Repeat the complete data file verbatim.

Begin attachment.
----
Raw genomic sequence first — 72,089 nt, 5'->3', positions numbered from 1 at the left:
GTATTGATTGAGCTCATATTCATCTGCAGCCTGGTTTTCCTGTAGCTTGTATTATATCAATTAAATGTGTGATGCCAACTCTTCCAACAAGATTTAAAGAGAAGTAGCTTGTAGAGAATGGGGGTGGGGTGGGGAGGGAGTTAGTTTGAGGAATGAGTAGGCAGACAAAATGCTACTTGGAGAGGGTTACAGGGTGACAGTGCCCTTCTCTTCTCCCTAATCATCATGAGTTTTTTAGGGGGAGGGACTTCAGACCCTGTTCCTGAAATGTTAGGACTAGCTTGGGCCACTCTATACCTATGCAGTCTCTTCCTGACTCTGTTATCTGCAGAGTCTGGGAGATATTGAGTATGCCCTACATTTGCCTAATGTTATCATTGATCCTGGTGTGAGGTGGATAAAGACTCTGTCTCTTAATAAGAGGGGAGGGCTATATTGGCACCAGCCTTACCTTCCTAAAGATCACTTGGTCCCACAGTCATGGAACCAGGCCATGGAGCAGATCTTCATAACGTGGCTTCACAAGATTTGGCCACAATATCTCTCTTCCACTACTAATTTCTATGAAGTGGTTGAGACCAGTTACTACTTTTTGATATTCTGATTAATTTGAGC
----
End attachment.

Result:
Raw genomic sequence first — 72,089 nt, 5'->3', positions numbered from 1 at the left:
GTATTGATTGAGCTCATATTCATCTGCAGCCTGGTTTTCCTGTAGCTTGTATTATATCAATTAAATGTGTGATGCCAACTCTTCCAACAAGATTTAAAGAGAAGTAGCTTGTAGAGAATGGGGGTGGGGTGGGGAGGGAGTTAGTTTGAGGAATGAGTAGGCAGACAAAATGCTACTTGGAGAGGGTTACAGGGTGACAGTGCCCTTCTCTTCTCCCTAATCATCATGAGTTTTTTAGGGGGAGGGACTTCAGACCCTGTTCCTGAAATGTTAGGACTAGCTTGGGCCACTCTATACCTATGCAGTCTCTTCCTGACTCTGTTATCTGCAGAGTCTGGGAGATATTGAGTATGCCCTACATTTGCCTAATGTTATCATTGATCCTGGTGTGAGGTGGATAAAGACTCTGTCTCTTAATAAGAGGGGAGGGCTATATTGGCACCAGCCTTACCTTCCTAAAGATCACTTGGTCCCACAGTCATGGAACCAGGCCATGGAGCAGATCTTCATAACGTGGCTTCACAAGATTTGGCCACAATATCTCTCTTCCACTACTAATTTCTATGAAGTGGTTGAGACCAGTTACTACTTTTTGATATTCTGATTAATTTGAGC